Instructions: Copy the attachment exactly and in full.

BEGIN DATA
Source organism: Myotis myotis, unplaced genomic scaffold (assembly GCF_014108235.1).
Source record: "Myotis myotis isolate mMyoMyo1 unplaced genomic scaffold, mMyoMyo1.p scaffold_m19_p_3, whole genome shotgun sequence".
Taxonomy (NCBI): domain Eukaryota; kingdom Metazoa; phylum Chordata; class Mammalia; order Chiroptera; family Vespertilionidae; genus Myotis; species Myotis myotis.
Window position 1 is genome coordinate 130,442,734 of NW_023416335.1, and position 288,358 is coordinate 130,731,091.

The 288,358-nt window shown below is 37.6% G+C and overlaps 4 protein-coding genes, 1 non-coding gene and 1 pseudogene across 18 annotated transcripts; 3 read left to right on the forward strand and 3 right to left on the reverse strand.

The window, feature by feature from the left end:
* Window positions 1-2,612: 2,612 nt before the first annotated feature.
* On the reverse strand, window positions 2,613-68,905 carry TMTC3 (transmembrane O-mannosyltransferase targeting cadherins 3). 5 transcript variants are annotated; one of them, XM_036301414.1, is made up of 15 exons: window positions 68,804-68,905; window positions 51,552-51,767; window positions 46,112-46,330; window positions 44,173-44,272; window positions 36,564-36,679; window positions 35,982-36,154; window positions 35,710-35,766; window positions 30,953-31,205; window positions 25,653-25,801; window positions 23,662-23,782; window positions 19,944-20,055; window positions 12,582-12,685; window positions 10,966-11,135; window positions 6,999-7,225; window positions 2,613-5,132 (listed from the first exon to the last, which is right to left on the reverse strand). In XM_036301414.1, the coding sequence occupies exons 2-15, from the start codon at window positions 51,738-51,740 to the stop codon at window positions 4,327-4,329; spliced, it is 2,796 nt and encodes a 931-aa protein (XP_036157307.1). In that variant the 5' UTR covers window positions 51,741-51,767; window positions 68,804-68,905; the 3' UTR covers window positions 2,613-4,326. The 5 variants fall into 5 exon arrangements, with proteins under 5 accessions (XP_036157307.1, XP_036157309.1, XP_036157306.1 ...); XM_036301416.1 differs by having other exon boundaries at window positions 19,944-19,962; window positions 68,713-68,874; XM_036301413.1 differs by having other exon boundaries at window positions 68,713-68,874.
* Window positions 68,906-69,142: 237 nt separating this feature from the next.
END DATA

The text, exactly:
Source organism: Myotis myotis, unplaced genomic scaffold (assembly GCF_014108235.1).
Source record: "Myotis myotis isolate mMyoMyo1 unplaced genomic scaffold, mMyoMyo1.p scaffold_m19_p_3, whole genome shotgun sequence".
Taxonomy (NCBI): domain Eukaryota; kingdom Metazoa; phylum Chordata; class Mammalia; order Chiroptera; family Vespertilionidae; genus Myotis; species Myotis myotis.
Window position 1 is genome coordinate 130,442,734 of NW_023416335.1, and position 288,358 is coordinate 130,731,091.

The 288,358-nt window shown below is 37.6% G+C and overlaps 4 protein-coding genes, 1 non-coding gene and 1 pseudogene across 18 annotated transcripts; 3 read left to right on the forward strand and 3 right to left on the reverse strand.

The window, feature by feature from the left end:
* Window positions 1-2,612: 2,612 nt before the first annotated feature.
* On the reverse strand, window positions 2,613-68,905 carry TMTC3 (transmembrane O-mannosyltransferase targeting cadherins 3). 5 transcript variants are annotated; one of them, XM_036301414.1, is made up of 15 exons: window positions 68,804-68,905; window positions 51,552-51,767; window positions 46,112-46,330; window positions 44,173-44,272; window positions 36,564-36,679; window positions 35,982-36,154; window positions 35,710-35,766; window positions 30,953-31,205; window positions 25,653-25,801; window positions 23,662-23,782; window positions 19,944-20,055; window positions 12,582-12,685; window positions 10,966-11,135; window positions 6,999-7,225; window positions 2,613-5,132 (listed from the first exon to the last, which is right to left on the reverse strand). In XM_036301414.1, the coding sequence occupies exons 2-15, from the start codon at window positions 51,738-51,740 to the stop codon at window positions 4,327-4,329; spliced, it is 2,796 nt and encodes a 931-aa protein (XP_036157307.1). In that variant the 5' UTR covers window positions 51,741-51,767; window positions 68,804-68,905; the 3' UTR covers window positions 2,613-4,326. The 5 variants fall into 5 exon arrangements, with proteins under 5 accessions (XP_036157307.1, XP_036157309.1, XP_036157306.1 ...); XM_036301416.1 differs by having other exon boundaries at window positions 19,944-19,962; window positions 68,713-68,874; XM_036301413.1 differs by having other exon boundaries at window positions 68,713-68,874.
* Window positions 68,906-69,142: 237 nt separating this feature from the next.